Death of Java?
There seems to be waves of online articles discussing that Java has reached
its end, and in its wake are the fresh, energetic youths of dynamic
languages like Python and Ruby… yeah, when I was a kid, we used to call
them scripting languages, but everyone nowadays have illusions of grandeur.
But I come not to praise or to bury Java, as I completely agree with the
idea of using the best tool for the job. But scripting languages, while
very useful, have a sinister side. It lulls you into its easy embrace of
"get something done quick" and before you know it, you're left supporting a
mountain of cards.
I was recently helping out a company get their website up and running, and
when I logged onto the machine, I was aghast. Here was a
cgi-bin full of
CGIs written in Perl using every bad technique I could think of… from
hundreds of hard-coded path references in each file to embedded passwords
to other machines. It was a mess.
Seldom do we make the right design decisions the first time, we don't
always know what we want, or the best way to build it, and so for my money,
it isn't how easy it is to initially write it, but how easy it is to
The other day, as I was analyzing a bit of code that needed a better API
for its client, it became obvious that a class with a gargantuan list of
methods shouldn't be passed around. We should, instead, use a simpler
interface to the class… but this class was referenced everywhere.
But this is where a strongly typed, compiled language shines when it holds
hands with a good IDE. In Eclipse, I simply right-clicked on the
class, and under the
Refactor menu, I chose,
Extract Interface. I then
clicked on the methods that should be exposed, and then clicked the magical
button that would refactor every other reference to use the interface
Sure, you may have to type more in Java than in a shell script,
but I don't have to. My IDE, with its "context assist", and its "templates", and
its automatic code generation does most of the work. This is why projects
such as Groovy look interesting for about 3 minutes. A simplified
scripting language in Java that ends up getting compiled into Java, really
doesn't help that much. The advantage that it saves one from typing "public
void main()" is moot since I haven't typed a class wrapper since I first
I'll be the first to admit that EJB's were a huge mistake, but hasn't
Spring redeemed us? Well, it will as long as they keep it from getting
bloated… but that's another issue.
Language philosophy aside, I've seen terrible programs written in every
language, and I would suggest every aspiring developer to learn a
collection of good design and coding skills, and a half-dozen languages,
because a language is another tool in your box.
An old friend of mine, Levi, wrote me the following rebuttal:
Although I agree with a number of the points you made here, I have a
different perspective on how it all fits together.
Before the term 'scripting language' was brought into fashion by tcl and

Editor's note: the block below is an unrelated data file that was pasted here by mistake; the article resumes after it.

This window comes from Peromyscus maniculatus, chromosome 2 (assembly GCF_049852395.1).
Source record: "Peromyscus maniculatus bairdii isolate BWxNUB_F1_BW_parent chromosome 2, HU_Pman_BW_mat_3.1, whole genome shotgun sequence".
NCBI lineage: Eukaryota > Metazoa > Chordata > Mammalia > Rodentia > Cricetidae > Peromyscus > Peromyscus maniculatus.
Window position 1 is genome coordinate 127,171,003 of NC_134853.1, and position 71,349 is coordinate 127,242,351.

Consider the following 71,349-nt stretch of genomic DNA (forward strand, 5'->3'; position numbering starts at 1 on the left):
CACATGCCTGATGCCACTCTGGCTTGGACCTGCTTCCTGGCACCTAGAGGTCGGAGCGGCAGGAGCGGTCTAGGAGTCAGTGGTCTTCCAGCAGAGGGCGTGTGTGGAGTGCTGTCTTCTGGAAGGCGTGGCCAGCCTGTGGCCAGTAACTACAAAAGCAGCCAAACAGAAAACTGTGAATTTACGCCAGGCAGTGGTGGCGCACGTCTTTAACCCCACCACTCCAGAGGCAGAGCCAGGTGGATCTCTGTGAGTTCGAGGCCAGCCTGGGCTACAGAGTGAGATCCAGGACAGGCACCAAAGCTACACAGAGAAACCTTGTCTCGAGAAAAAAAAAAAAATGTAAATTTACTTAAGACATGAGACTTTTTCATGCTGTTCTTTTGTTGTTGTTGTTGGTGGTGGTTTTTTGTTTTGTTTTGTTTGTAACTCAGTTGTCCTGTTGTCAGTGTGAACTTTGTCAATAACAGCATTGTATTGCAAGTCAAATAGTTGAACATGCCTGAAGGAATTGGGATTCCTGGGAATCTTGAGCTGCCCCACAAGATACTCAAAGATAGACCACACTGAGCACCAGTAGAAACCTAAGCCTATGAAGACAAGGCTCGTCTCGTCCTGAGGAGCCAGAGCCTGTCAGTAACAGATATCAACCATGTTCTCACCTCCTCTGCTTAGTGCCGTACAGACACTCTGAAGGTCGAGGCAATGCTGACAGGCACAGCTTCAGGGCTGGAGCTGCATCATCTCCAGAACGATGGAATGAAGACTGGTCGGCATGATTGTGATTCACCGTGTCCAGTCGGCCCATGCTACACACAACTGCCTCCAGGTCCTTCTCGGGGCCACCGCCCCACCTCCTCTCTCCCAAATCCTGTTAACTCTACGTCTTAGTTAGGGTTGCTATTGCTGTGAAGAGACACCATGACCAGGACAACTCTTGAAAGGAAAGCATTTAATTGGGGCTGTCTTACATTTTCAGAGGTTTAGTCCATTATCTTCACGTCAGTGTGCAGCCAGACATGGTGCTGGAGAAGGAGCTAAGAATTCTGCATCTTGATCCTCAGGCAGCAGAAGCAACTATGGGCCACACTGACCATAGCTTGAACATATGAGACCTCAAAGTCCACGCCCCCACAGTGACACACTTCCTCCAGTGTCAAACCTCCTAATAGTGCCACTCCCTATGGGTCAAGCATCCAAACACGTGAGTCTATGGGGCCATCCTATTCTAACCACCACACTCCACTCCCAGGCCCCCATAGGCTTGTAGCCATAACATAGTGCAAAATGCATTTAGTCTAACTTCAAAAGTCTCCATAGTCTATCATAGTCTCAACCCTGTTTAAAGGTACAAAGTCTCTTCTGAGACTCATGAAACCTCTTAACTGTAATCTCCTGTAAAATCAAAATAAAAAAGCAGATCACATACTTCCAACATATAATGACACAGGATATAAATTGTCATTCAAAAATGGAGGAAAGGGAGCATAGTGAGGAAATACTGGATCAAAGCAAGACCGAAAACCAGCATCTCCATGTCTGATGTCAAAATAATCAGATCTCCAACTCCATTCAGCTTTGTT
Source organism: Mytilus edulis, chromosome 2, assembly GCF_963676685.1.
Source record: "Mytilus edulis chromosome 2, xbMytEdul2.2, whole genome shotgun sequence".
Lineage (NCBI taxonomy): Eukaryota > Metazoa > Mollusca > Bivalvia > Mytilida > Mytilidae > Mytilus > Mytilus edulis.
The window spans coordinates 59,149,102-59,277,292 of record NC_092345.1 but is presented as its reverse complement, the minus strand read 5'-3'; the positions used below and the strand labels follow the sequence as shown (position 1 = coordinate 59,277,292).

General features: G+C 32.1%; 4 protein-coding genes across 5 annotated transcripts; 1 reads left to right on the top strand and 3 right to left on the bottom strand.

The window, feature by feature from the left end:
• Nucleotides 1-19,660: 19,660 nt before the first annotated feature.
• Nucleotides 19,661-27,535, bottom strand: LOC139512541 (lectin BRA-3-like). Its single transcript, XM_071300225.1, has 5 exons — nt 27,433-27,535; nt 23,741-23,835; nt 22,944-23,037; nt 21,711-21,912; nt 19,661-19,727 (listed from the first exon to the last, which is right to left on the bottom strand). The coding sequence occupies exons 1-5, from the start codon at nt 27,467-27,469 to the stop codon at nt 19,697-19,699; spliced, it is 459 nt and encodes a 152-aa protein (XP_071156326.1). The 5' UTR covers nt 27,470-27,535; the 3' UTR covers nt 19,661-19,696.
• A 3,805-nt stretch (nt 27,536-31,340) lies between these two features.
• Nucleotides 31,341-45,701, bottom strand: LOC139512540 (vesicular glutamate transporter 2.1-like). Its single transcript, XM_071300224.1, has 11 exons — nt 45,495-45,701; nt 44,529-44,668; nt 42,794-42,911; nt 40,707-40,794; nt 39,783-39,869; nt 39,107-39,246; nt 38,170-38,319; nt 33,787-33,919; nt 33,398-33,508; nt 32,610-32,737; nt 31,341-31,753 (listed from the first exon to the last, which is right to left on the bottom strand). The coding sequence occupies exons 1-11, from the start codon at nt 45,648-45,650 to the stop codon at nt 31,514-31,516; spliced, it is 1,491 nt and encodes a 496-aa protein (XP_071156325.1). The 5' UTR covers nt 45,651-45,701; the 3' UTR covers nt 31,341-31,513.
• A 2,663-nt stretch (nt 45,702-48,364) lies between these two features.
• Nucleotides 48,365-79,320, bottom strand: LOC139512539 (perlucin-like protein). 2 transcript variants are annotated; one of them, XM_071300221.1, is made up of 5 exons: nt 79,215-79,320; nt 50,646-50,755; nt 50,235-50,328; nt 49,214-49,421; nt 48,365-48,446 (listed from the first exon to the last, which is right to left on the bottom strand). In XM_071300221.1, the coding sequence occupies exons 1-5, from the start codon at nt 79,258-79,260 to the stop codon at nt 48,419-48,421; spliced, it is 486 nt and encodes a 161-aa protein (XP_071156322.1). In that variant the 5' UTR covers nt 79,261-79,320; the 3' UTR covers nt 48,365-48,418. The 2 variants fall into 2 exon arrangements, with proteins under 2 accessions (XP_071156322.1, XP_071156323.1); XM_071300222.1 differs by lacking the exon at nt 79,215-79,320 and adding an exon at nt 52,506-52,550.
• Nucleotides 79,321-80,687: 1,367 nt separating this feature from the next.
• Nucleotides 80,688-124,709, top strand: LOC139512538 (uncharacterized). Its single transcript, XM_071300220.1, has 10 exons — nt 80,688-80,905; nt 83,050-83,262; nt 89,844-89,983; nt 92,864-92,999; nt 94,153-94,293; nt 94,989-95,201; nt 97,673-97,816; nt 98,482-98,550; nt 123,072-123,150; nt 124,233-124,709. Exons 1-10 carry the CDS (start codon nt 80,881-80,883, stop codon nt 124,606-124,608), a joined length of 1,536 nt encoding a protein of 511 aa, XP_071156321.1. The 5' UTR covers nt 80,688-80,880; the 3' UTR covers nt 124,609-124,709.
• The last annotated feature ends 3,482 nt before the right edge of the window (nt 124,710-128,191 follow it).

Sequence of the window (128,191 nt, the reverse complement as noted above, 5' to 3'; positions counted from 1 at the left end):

perl, there was already a long history of languages that brought dynamic
typing, rapid development cycles, and exploratory programming to the table.
Lisp and Smalltalk are the old guard examples of the 'dynamic language'
camp, and both are systems/applications programming languages with long
histories of commercial success. Just because Ousterhout painted tcl and
perl with the 'glue language' brush doesn't mean all dynamically-typed
languages are scripting languages, though perl, python and ruby certainly
do have features that make them useful in that arena.
Refactoring, in the software development sense, was coined by the folks
who invented Extreme Programming. The Extreme Programming people were all
Smalltalk programmers while they were developing the practices that are now
embraced (in whole or part) by most of the object oriented programming
community. This isn't to say that Smalltalk is necessarily superior to
Java, just that the lack of static typing was not a detriment to good
In fact, the refactoring support in Eclipse was not invented there, but
adapted from the Smalltalk browser. The extra type information in Java can
give Eclipse extra hints, but it's certainly not necessary for refactoring
Guy Steele, who was hired by Sun to help with the Java effort, once
remarked that the goal of Java was not to attract Lisp programmers, but to
drag the C++ programmers halfway to Lisp. I think you could substitute
Smalltalk in there for Lisp and get pretty much the same effect. As such, I
don't think of Java as an end, but as a means of moving the programming
community by baby steps from the world of C-style programming to the world
of Lisp/Smalltalk-style programming.
I believe that, as a halfway language, the writing is on the wall for
Java. It is still a fine and useful programming language, especially with
the help of Eclipse (which now has Ward Cunnignham, Smalltalk programmer
and XP/Patterns guru, behind it), but its time in the spotlight is passing.
I don't know that Python and Ruby will necessarily be the next big thing,
but certainly Java is not the last word in programming languages.
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